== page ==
Roeland Goorts | War, State, and Society in Liège. How a Small State of the Holy Roman Empire survived the Nine Year's War (1688-1697)

"Especially nowadays it is important to study the complicated equilibrium of a European small state that often involved political negotiations and the influence a local elite maintained to a large extent."

In War, State, and Society in Liège Roeland Goorts offers the reader insight into how Liège politically protected its powerful institutions and how the local elite tried to influence the interplay between domestic and external diplomatic relationships. A short Q&A with Roeland Goorts.

Can you briefly and concisely explain in common language what your book is about?

This book gives an insight into the trappings and functioning of a small state. The Prince-Bishopric of Liège had the largest Chapter in the Holy Roman Empire. The country had been neutral since the end of the fifteenth century. During the Nine Years’ War (1688-1697) its government is finally forced to actively participate in coalition warfare. How the government faced this financial, economic and social challenge is studied in this publication.

What or who inspired you to choose this topic?

Military and political history always interested me and as an inhabitant of Limburg, I had opted to write my MA thesis on troop movements in Loon during the age of the first Duke of Marlborough and Louis XIV.

My PhD promotors thought it would be fascinating to study the concept of a neutral small state that suddenly was confronted by participating in a war. Liège proved to be a worthwhile case study of this unique concept. Due to their forced participation in the Nine Years’ War, consequences such as raising a standing army, financing contributions and sending diplomatic envoys to plead at foreign courts, suddenly proved to be of the utmost importance for this small Prince-Bishopric.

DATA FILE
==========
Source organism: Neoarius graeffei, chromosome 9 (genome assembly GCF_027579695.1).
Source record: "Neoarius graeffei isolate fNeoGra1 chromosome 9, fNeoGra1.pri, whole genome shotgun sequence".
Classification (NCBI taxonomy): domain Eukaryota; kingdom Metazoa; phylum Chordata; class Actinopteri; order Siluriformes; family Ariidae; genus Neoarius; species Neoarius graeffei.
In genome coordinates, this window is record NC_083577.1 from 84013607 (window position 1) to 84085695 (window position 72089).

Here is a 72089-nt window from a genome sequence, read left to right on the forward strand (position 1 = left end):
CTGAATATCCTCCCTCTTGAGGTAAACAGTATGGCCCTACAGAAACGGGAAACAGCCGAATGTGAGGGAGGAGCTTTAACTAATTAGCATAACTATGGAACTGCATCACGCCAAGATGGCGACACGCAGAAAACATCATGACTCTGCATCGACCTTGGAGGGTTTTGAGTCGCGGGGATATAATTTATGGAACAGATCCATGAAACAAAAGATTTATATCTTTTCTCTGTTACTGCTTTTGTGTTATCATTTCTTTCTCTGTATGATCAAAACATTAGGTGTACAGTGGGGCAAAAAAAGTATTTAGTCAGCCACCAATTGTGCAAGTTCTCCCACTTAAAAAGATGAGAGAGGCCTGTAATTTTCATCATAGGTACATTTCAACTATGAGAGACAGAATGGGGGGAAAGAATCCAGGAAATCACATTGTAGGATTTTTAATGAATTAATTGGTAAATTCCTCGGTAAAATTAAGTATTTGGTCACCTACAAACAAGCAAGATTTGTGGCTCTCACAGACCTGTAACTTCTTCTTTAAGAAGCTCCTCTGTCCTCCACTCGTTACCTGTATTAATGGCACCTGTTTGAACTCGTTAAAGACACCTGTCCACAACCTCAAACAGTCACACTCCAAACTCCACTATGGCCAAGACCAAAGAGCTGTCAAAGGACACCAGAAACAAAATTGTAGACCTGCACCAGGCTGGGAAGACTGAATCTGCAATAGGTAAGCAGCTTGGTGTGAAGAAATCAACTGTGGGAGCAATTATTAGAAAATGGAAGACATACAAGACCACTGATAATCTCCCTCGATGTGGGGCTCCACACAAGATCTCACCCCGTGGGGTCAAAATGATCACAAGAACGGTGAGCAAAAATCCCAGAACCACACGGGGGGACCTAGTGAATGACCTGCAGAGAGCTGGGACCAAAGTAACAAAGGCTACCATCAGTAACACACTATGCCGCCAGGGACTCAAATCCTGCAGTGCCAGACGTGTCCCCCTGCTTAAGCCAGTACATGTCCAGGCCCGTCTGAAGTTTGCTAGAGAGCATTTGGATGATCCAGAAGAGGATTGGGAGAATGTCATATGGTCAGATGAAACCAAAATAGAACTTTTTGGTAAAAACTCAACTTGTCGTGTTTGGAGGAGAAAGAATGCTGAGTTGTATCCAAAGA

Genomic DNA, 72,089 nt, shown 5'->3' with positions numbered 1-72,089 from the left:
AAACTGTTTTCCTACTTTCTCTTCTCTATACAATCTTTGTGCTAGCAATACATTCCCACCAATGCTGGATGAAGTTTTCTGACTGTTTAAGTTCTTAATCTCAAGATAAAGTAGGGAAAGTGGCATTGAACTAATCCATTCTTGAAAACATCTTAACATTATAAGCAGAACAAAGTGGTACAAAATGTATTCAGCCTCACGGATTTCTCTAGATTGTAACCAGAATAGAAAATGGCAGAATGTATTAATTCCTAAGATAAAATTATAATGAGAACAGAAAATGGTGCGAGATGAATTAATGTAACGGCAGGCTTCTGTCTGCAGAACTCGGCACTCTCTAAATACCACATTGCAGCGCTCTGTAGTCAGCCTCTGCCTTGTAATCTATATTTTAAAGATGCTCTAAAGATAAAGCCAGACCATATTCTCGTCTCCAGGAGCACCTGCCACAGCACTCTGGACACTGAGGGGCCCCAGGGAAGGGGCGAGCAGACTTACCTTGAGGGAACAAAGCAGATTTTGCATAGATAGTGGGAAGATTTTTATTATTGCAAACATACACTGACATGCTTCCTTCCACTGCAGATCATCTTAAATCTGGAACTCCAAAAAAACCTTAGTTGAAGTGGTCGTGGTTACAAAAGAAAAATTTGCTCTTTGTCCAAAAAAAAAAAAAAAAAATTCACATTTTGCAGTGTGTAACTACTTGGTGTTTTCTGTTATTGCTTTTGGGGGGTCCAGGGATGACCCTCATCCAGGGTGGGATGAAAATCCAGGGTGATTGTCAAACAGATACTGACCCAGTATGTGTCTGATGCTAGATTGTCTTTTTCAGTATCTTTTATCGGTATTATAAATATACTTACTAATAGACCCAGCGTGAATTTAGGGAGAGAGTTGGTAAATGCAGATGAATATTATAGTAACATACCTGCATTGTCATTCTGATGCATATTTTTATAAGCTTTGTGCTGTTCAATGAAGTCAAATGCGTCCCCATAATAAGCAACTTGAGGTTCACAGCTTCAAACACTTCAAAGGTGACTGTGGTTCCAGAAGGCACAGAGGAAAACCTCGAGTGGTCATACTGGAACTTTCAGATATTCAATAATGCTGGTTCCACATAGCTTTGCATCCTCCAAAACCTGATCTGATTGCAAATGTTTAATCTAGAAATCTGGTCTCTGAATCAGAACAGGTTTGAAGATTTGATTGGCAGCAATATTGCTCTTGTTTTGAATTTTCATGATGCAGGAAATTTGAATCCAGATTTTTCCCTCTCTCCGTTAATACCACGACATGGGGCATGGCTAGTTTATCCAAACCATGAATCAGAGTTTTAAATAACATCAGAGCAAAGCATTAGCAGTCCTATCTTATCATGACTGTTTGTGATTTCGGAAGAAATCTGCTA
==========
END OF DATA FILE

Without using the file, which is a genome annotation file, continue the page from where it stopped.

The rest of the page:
Do you have any reading suggestions to share (books, blogs, journals, ...) for anyone who wants to know more about the subject?

Mainly the archives in Liège (AEL) and the library of the Grand Curtius museum are of particular interest.

How did the writing process for this book go? Did you experience anything surprising, amusing or strange?

I was particularly intrigued by the Catholic/German/independent identities of the local people and how they opposed wandering troops during wars in the seventeenth century (e.g. the so-called Marlbroeck burnings, although he was an allied officer at the time).

What would you like the readers to remember from your book?

The reader will be confronted with various aspects of 17th century policies and the impact of warfare upon the local population. Especially nowadays it is important to study the complicated equilibrium of a European small state that often involved political negotiations and the influence a local elite maintained to a large extent.

Do you have any plans yet for a next publication? What will it be about?

My next plan will involve the Liégeois-Burgundian relations that cumulated into the so-called Battle of Brustem of 1467, which did lead to Liège’s particular neutrality. I also plan to extend my research on the interactions between soldiers and civilians in the 17th century and its influence on the Catholic/Protestant identity, especially during Liégeois participation in the War of the Spanish Succession. Luckily, the small state Liège proves to be a very interesting case study for any military or political historian.

 

Roeland GoortsWar, State, and Society in Liège
How a Small State of the Holy Roman Empire survived the Nine Year's War (1688-1697)
Roeland Goorts
Avisos de Flandes 17

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